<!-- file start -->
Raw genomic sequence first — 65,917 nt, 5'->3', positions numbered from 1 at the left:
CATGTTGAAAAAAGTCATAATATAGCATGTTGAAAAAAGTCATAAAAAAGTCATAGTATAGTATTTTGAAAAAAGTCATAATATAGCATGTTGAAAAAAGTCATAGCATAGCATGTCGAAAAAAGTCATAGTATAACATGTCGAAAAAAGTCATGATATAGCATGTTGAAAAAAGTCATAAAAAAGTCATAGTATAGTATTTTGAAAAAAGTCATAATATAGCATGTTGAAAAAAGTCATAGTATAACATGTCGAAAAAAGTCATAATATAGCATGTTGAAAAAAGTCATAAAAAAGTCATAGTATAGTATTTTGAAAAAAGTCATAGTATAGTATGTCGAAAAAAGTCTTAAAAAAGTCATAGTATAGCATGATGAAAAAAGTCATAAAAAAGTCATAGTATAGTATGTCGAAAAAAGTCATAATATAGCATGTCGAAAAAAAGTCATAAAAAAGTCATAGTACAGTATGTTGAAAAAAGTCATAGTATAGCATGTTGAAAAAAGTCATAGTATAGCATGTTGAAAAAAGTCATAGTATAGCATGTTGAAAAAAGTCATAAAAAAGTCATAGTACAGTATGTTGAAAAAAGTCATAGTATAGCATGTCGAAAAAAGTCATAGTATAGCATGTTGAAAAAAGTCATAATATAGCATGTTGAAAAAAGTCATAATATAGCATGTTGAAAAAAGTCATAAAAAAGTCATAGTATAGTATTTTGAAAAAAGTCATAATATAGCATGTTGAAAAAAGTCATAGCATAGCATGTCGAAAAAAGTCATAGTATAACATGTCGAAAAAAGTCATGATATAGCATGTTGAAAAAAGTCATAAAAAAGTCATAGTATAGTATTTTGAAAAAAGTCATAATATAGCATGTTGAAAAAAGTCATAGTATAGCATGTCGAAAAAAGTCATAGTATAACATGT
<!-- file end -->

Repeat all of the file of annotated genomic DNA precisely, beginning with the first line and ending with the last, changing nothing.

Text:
Raw genomic sequence first — 65,917 nt, 5'->3', positions numbered from 1 at the left:
CATGTTGAAAAAAGTCATAATATAGCATGTTGAAAAAAGTCATAAAAAAGTCATAGTATAGTATTTTGAAAAAAGTCATAATATAGCATGTTGAAAAAAGTCATAGCATAGCATGTCGAAAAAAGTCATAGTATAACATGTCGAAAAAAGTCATGATATAGCATGTTGAAAAAAGTCATAAAAAAGTCATAGTATAGTATTTTGAAAAAAGTCATAATATAGCATGTTGAAAAAAGTCATAGTATAACATGTCGAAAAAAGTCATAATATAGCATGTTGAAAAAAGTCATAAAAAAGTCATAGTATAGTATTTTGAAAAAAGTCATAGTATAGTATGTCGAAAAAAGTCTTAAAAAAGTCATAGTATAGCATGATGAAAAAAGTCATAAAAAAGTCATAGTATAGTATGTCGAAAAAAGTCATAATATAGCATGTCGAAAAAAAGTCATAAAAAAGTCATAGTACAGTATGTTGAAAAAAGTCATAGTATAGCATGTTGAAAAAAGTCATAGTATAGCATGTTGAAAAAAGTCATAGTATAGCATGTTGAAAAAAGTCATAAAAAAGTCATAGTACAGTATGTTGAAAAAAGTCATAGTATAGCATGTCGAAAAAAGTCATAGTATAGCATGTTGAAAAAAGTCATAATATAGCATGTTGAAAAAAGTCATAATATAGCATGTTGAAAAAAGTCATAAAAAAGTCATAGTATAGTATTTTGAAAAAAGTCATAATATAGCATGTTGAAAAAAGTCATAGCATAGCATGTCGAAAAAAGTCATAGTATAACATGTCGAAAAAAGTCATGATATAGCATGTTGAAAAAAGTCATAAAAAAGTCATAGTATAGTATTTTGAAAAAAGTCATAATATAGCATGTTGAAAAAAGTCATAGTATAGCATGTCGAAAAAAGTCATAGTATAACATGT